The adoption of new technology in a wood shop requires a willingness to change with the times. Yet, it has been Fromunda’s experience that change comes too reluctantly in Canada’s wood industry. According to her, “You know, it breaks my heart to see it. Good people running an honest business just decide to call it quits because business is down. It really doesn’t have to be this way.
“The biggest problem I see in our industry today,” she continues, “is stubbornness, pride — call it what you will. People think their way is the best way and they just don’t want to listen to consultants like me who have a lot of experience in this business. When I walk into a shop, instead of listening to my advice, they want me to make sales. It just doesn’t work that way.”
At the heart of the problem is a reluctance to branch out. Fromunda says, “People need to communicate. People need to network. People need to learn what others are doing to succeed. Otherwise, you can’t compete in today’s market. And I see too many good businesses failing because they can’t or don’t want to change.”
Collaboration is a word Fromunda uses as a solution for competitiveness. She says, “Wood-industry professionals often don’t trust their competitors. This needs to change. They need to collaborate. For example, I see some skilled workers going from one shop to another that are charging high rates on a per hour basis, and it’s often impossible to hire them when you need them. So, why don’t two companies get together and share this worker? Everyone benefits.”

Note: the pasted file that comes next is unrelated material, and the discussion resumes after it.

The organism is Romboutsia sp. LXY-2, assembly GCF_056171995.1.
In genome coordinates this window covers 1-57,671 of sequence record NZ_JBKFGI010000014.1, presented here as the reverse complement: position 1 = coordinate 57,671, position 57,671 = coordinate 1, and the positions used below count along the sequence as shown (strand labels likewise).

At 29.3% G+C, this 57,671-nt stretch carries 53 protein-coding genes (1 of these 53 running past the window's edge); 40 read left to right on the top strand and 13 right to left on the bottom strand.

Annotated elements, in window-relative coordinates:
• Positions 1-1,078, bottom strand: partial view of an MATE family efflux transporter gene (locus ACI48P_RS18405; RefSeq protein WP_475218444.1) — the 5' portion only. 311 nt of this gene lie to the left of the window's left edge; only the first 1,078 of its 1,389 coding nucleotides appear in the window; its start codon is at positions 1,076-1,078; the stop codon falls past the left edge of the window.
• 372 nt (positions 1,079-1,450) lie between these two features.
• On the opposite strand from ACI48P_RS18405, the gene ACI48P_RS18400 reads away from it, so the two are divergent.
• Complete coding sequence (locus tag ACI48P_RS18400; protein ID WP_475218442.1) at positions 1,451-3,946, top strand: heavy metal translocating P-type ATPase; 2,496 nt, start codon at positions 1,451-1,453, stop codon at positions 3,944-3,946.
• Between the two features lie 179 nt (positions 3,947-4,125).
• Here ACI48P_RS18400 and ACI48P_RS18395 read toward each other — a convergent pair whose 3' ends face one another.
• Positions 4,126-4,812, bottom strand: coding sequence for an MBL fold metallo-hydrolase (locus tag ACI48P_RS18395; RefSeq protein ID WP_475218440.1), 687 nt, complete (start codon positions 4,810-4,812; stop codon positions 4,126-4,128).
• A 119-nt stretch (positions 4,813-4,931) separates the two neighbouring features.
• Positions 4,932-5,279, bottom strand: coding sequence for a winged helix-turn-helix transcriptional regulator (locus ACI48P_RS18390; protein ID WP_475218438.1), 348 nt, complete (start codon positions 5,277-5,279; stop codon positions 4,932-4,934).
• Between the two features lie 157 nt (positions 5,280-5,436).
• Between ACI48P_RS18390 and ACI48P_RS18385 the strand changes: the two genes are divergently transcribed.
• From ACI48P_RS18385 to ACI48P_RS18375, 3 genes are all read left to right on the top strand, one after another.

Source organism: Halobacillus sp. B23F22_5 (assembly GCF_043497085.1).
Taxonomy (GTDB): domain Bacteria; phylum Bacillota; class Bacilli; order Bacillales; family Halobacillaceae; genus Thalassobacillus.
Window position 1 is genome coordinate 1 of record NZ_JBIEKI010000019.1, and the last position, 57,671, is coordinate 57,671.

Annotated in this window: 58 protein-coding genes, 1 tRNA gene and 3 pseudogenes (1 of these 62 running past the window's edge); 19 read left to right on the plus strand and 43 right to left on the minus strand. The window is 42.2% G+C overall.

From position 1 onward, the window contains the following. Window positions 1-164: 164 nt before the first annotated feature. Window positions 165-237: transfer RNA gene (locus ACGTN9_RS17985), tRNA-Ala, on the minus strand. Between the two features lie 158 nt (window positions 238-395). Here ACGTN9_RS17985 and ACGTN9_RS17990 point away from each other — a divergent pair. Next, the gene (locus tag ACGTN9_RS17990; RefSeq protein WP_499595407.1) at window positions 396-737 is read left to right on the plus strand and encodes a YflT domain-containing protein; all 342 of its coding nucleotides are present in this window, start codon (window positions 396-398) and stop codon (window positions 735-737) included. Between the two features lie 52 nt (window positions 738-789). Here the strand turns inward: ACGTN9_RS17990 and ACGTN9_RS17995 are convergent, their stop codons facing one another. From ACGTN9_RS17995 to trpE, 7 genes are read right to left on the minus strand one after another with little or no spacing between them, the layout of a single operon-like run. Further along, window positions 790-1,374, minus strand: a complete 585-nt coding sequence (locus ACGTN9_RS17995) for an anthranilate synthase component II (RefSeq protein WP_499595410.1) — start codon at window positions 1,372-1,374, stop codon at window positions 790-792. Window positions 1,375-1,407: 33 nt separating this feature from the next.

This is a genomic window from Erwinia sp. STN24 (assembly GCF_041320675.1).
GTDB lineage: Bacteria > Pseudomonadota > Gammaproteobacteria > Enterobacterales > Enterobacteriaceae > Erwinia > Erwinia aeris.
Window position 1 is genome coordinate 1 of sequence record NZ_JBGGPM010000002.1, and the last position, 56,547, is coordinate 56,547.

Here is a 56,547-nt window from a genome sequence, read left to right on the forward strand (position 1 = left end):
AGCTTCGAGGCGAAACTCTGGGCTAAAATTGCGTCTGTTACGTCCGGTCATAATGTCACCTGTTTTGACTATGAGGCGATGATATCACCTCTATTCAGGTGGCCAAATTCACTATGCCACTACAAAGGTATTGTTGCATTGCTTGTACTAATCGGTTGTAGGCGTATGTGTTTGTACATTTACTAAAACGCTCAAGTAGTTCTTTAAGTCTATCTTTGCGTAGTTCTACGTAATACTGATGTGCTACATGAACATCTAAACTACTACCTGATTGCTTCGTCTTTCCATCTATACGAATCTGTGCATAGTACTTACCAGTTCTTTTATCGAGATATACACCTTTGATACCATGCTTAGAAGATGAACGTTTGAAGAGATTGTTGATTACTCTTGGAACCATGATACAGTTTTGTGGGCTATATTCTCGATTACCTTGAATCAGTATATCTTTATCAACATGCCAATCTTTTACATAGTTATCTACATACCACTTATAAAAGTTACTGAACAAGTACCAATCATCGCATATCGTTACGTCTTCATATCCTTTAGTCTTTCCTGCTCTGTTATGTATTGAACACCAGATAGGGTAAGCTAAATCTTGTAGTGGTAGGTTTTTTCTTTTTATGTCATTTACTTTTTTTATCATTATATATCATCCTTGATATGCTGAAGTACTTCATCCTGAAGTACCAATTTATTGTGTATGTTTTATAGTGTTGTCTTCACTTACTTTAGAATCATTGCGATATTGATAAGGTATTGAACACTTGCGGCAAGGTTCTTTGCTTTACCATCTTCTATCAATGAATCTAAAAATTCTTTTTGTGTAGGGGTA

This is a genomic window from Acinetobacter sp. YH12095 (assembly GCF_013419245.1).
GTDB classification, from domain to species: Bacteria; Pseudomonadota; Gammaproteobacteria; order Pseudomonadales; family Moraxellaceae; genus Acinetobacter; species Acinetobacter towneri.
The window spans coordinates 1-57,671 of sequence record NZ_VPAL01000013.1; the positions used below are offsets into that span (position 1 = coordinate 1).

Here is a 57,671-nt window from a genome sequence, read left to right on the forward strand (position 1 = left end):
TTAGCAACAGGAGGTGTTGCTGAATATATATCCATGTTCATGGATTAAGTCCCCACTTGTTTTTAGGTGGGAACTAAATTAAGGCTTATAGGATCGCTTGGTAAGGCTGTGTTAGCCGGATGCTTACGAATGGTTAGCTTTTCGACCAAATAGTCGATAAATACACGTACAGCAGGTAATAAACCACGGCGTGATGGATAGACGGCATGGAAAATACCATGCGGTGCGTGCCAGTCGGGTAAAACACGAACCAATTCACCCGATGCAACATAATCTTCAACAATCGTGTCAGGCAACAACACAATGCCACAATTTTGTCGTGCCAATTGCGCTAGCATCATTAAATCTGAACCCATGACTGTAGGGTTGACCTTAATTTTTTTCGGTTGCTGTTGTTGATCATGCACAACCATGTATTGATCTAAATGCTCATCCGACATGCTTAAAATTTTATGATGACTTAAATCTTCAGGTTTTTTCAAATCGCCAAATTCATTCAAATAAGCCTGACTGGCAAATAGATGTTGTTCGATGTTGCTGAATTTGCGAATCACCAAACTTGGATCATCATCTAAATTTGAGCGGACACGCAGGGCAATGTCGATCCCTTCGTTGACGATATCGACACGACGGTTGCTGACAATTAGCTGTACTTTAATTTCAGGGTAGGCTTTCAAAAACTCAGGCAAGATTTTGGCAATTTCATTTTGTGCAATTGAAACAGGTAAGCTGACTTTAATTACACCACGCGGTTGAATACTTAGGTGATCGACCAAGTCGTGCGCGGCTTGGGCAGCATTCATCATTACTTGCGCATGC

LOOK INSIDE, LOOK OUTSIDE
This collaborative approach doesn’t only have to apply to personnel. Progressive manufacturers can share machinery, space, or whatever they can exchange as part of a mutually beneficial arrangement. Fromunda says, “Work with others. Learn what they’re doing. Successful companies in our industry are collaborating. Companies that isolate themselves are failing, unfortunately.”